SAN FRANCISCO — Embattled and innovative bloodwork biotech startup Theranos will step up its transparency in the wake of a slew of negative publicity, company founder Elizabeth Holmes told tech conference attendees Monday.

Holmes, 31, told Fortune editor Alan Murray that, “I think right now we want to try and lead in transparency. There’s no reason we can’t do peer review and publish other statistics.”

When asked what she thought about Walgreens announcing that it was suspending plans for the expansion of Theranos Wellness Centers into new locations, Holmes said, “They haven’t said that to us. We’re talking with them. We completed our rollout with them in Phoenix. They’ve been a great partner with us there.”

The drugstore chain had partnered with Theranos in its initial rollout across dozens of stores in Arizona.

The $9 billion startup came under fire a few weeks ago when the Wall Street Journal published an investigation quoting anonymous former employees who questioned the efficacy and reliability of the company’s proprietary technology. Then the Food and Drug Administration, with which Theranos has been working for the past few years, released documents that showed a list of 14 complaints. These included the as-yet untested nature of the company’s nanotainer, a small vial that holds the drop or two of blood.

Holmes started Theranos while still an undergraduate at Stanford University, and has since raised $400 million and amassed a board of directors that includes former politicians Henry Kissinger and Sam Nunn. Her mission has always been to make blood tests both easier and less expensive, allowing consumers to have access to their changing health patterns in order to preventively monitor any potential illnesses.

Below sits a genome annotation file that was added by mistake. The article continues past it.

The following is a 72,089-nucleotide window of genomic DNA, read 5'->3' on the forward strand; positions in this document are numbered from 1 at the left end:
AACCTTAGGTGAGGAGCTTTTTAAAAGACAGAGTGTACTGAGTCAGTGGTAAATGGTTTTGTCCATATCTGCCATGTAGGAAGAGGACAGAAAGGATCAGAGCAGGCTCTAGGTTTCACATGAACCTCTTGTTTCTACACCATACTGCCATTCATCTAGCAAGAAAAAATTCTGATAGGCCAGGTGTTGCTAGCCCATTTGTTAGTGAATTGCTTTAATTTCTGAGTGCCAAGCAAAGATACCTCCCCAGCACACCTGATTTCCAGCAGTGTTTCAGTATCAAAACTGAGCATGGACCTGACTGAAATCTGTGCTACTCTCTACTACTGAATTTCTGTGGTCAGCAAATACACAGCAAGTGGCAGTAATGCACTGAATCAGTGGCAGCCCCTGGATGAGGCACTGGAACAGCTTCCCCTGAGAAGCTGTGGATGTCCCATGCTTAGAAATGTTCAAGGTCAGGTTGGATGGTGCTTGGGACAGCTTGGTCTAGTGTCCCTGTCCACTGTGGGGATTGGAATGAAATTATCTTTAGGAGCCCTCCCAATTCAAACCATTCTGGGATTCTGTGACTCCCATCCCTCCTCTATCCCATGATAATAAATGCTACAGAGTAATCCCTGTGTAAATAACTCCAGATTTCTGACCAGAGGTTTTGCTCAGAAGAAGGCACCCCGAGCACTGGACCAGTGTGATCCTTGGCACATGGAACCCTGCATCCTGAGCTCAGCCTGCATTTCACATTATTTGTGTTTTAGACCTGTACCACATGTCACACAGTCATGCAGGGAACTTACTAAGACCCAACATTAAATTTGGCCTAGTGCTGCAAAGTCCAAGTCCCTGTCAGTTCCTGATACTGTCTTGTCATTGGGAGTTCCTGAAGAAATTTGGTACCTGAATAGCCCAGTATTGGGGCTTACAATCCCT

Murray admitted that Fortune has been “all-in” on the Theranos story, giving Holmes her first major magazine cover, and wondered if perhaps she had not “hyped” her company too much. (USA TODAY also had among the first profiles of the entrepreneur, which published in the summer 2014 just as Holmes was beginning to go public with her company.) Holmes calmly responded that the issue wasn’t the company’s technology, which has proven itself in a range of in-house blood tests using mere drops of blood run through specialized machines, she said.  Rather, the company’s posture with regard to its findings is the issue.

“We’ve concluded we need to do better job of communicating,” she said. “We’ve never talked publicly about what we’re doing with the FDA, (but) we’re incredibly confident in the data we’re submitting to the agency. We’ve done it in the past and we’ll continue to do it in the future. I’ve learned the point about communication.”

Murray asked if Theranos was indeed still worth $9 billion considering its recent setbacks. Said Holmes with a smile: “That’s for investors to decide.”

Follow USA TODAY tech reporter Marco della Cava on Twitter @marcodellacava

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